FDA Approves First Genotyping Test for Patients With HCV

Mark Crane

June 20, 2013

The US Food and Drug Administration (FDA) today approved the first genotyping test for patients with hepatitis C virus (HCV) that can better enable physicians to select the most appropriate treatment.

Using a sample of an infected patient's blood plasma or serum, the Abbott RealTime HCV Genotype II test can differentiate HCV genotypes 1, 1a, 1b, 2, 3, 4, and 5. Because HCV genotypes respond differently to available drug therapies, knowing the type of HCV with which a person is infected can result in better patient outcomes, the FDA said in a statement.

"Tests such as this one can help physicians gain an understanding of a patient's HCV status," Alberto Gutierrez, PhD, director of the Office of In Vitro Diagnostics and Radiological Health in FDA's Center for Devices and Radiological Health, said in the statement. "Along with other clinical factors, the particular type of HCV is an important consideration in aiding health care professionals in determining if and when to initiate treatment and the appropriate type of treatment."

HCV is the most common chronic blood-borne infection in the United States and is the leading cause of liver transplants, according to the Centers for Disease Control and Prevention. About 3.2 million people in the United States have a chronic HCV infection, and approximately 15,000 people die from the effects of the virus each year. Seventy-five to 85% of people infected with HCV are not able to fight off the virus on their own and develop a chronic HCV infection that requires treatment. Untreated chronic HCV infections may lead to liver cancer, severe liver damage, and liver failure.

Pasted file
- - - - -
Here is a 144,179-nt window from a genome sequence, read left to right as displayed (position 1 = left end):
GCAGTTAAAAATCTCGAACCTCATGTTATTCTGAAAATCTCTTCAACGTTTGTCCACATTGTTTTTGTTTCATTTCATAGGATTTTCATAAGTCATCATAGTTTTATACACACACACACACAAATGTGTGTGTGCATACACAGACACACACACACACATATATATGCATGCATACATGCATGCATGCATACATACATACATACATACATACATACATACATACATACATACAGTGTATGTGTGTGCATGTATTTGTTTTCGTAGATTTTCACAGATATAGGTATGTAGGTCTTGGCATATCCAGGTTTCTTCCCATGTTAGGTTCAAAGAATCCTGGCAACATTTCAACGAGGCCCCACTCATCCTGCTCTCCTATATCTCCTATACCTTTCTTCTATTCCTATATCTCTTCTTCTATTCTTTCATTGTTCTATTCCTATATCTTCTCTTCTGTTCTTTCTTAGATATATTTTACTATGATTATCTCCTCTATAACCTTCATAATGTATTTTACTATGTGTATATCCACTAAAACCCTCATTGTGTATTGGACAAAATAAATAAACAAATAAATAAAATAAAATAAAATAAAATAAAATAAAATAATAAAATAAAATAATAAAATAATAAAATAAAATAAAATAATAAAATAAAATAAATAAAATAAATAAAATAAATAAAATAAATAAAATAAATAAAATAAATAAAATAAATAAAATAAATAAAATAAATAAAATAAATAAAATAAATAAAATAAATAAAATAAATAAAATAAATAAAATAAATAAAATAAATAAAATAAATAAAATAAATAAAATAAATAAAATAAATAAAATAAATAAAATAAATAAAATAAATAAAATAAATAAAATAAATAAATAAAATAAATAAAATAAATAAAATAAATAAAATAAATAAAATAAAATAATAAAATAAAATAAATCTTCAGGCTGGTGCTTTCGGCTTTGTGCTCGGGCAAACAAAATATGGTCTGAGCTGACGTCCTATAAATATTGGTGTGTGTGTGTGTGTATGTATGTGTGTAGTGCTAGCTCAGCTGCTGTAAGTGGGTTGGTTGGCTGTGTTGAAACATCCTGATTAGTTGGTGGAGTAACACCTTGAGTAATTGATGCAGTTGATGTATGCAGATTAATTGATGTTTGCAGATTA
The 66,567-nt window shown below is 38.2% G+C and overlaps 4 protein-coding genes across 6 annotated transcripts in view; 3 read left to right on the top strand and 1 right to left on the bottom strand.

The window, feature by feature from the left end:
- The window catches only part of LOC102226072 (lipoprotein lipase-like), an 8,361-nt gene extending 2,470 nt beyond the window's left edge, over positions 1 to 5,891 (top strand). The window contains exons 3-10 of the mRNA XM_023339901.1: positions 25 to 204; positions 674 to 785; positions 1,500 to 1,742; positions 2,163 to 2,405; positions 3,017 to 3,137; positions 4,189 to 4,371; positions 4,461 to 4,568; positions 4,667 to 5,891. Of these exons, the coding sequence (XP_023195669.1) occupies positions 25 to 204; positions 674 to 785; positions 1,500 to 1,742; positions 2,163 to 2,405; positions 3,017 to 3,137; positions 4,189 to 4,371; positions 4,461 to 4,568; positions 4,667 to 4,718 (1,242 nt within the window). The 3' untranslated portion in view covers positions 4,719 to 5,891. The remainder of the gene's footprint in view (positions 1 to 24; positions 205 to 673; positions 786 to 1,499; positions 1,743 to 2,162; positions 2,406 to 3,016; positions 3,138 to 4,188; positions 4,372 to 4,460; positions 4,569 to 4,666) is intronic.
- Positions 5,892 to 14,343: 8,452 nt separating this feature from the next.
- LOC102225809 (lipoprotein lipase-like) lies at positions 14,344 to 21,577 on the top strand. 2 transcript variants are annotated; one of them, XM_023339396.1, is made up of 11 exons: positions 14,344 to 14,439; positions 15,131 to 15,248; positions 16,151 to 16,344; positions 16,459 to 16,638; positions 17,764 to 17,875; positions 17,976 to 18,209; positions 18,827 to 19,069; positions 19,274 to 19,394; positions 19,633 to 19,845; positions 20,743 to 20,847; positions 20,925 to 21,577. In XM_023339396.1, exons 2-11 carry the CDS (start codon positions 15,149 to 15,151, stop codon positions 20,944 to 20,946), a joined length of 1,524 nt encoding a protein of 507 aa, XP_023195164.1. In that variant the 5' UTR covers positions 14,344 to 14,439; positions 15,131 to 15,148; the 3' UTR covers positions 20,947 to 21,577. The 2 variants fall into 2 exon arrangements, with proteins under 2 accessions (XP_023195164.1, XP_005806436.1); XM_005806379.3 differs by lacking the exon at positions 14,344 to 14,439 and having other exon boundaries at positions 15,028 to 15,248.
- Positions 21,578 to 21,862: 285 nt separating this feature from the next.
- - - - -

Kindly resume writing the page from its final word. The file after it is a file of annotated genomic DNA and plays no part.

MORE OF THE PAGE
HCV is transmitted through blood and other bodily fluids. Injection drug users who share needles are at the highest risk for HCV infection, the FDA said. Healthcare workers stuck by needles that have been used on HCV-infected patients and children born to HCV-infected mothers are also at risk.

The new test has been approved for individuals known to be chronically infected with HCV. It is not approved for use as a diagnostic test or as a screening test for the presence of HCV genetic material in blood, blood products, or tissue donors. It has not been evaluated in newborns or pediatric patients or in patients with compromised immune systems, such as people with AIDS, the FDA said.

The FDA noted in its statement that it based its approval of the test in part on the assessment of its accuracy in differentiating specific HCV viral genotypes compared with a validated gene sequencing method. The FDA also reviewed data from investigators demonstrating the relationship between HCV genotype and effectiveness of drug therapy.

The test is manufactured by Abbott Molecular Inc, in Des Plaines, Illinois.


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